“They’re really great models because they’re super abundant and you can easily keep them in the lab,” he says. 

The fish have colonized caves in one particular place in southern Mexico but can be found far more frequently in hydrogen-sulfide-rich surface springs throughout the Americas. 

Such pungent-smelling waters are plentiful near Villahermosa in Mexico as well as in Costa Rica, the Dominican Republic and even Florida. The fish that call them home can often be found living less than 100 meters from fresh streams populated with other mollies that appear to be from the same species. There are no obvious characteristic differences except that they can survive where their neighbors cannot. 

“They’re just so tough,” Bethany Williams says admiringly. 

Williams joined Tobler’s lab as an NSF-funded postdoctoral fellow in August after earning her PhD in biology at The Ohio State University. She is interested in understanding how multiple stressors impact different organisms in tandem, and she’s found extreme environments – particularly these hydrogen-sulfide-rich springs and the fish that live in them – to be fertile for that type of work.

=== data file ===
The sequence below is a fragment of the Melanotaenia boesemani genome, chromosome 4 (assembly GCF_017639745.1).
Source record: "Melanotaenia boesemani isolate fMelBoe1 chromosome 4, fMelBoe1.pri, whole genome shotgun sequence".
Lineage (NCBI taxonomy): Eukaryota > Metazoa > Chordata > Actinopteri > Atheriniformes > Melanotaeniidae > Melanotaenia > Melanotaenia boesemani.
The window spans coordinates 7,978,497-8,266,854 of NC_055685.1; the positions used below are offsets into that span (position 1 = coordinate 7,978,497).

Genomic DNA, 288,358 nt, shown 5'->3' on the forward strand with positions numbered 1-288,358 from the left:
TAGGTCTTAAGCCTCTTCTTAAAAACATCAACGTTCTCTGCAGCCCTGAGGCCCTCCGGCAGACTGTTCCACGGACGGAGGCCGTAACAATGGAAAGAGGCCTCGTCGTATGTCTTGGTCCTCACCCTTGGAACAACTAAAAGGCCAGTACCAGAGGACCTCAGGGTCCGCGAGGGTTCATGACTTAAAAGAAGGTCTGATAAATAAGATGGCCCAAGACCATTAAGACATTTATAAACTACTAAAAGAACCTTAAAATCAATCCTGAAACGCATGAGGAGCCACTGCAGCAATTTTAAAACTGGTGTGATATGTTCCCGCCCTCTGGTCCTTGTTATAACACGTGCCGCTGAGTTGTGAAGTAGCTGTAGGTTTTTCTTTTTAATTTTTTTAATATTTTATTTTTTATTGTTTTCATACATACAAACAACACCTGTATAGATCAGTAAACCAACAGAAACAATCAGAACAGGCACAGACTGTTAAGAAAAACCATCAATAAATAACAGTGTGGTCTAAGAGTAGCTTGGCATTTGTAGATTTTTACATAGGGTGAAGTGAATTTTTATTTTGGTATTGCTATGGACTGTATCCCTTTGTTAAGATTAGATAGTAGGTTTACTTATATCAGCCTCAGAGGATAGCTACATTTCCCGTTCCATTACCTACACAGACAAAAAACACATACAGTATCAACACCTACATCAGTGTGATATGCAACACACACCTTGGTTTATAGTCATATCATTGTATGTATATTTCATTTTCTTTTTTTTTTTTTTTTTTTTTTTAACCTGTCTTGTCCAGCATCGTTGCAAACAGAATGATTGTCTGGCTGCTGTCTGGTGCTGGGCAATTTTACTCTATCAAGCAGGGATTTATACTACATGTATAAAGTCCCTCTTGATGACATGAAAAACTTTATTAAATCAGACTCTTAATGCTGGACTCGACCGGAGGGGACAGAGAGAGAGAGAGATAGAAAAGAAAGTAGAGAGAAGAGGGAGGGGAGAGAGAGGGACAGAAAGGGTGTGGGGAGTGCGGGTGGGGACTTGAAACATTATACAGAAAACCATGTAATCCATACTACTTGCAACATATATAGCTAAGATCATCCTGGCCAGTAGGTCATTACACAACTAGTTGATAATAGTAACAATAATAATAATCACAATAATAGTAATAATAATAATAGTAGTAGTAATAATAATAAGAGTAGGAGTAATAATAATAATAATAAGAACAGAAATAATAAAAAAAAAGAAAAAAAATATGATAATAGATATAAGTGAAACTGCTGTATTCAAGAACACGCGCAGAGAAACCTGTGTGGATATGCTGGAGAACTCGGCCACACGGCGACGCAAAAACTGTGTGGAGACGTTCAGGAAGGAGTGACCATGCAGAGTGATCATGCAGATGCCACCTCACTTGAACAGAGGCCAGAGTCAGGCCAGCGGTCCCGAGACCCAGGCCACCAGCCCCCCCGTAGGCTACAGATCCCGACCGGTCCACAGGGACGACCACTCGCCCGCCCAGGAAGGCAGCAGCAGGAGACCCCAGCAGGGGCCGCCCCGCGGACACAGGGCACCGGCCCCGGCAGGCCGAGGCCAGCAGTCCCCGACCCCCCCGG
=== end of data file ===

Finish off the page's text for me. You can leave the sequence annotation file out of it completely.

“I think they can tell us a lot about what traits they have that are allowing them to survive in there,” Williams says.


That’s been the biggest mystery for Tobler to unlock over the course of two decades studying these fish. 

Cave mollies (Poecilia mexicana)

Michi Tobler studies cave mollies (Poecilia mexicana) that have adapted to survive in hydrogen-sulfide-rich water found in springs in Mexico and other part of Central America. (Photo by Robbie Shone)

When he first got started, he says he functioned primarily as an ecologist, measuring water levels and keeping tabs on which species made it and which did not. He collected plenty of data about the behavior of the fish and could fill a lecture with interesting tidbits of information, but he was missing something important.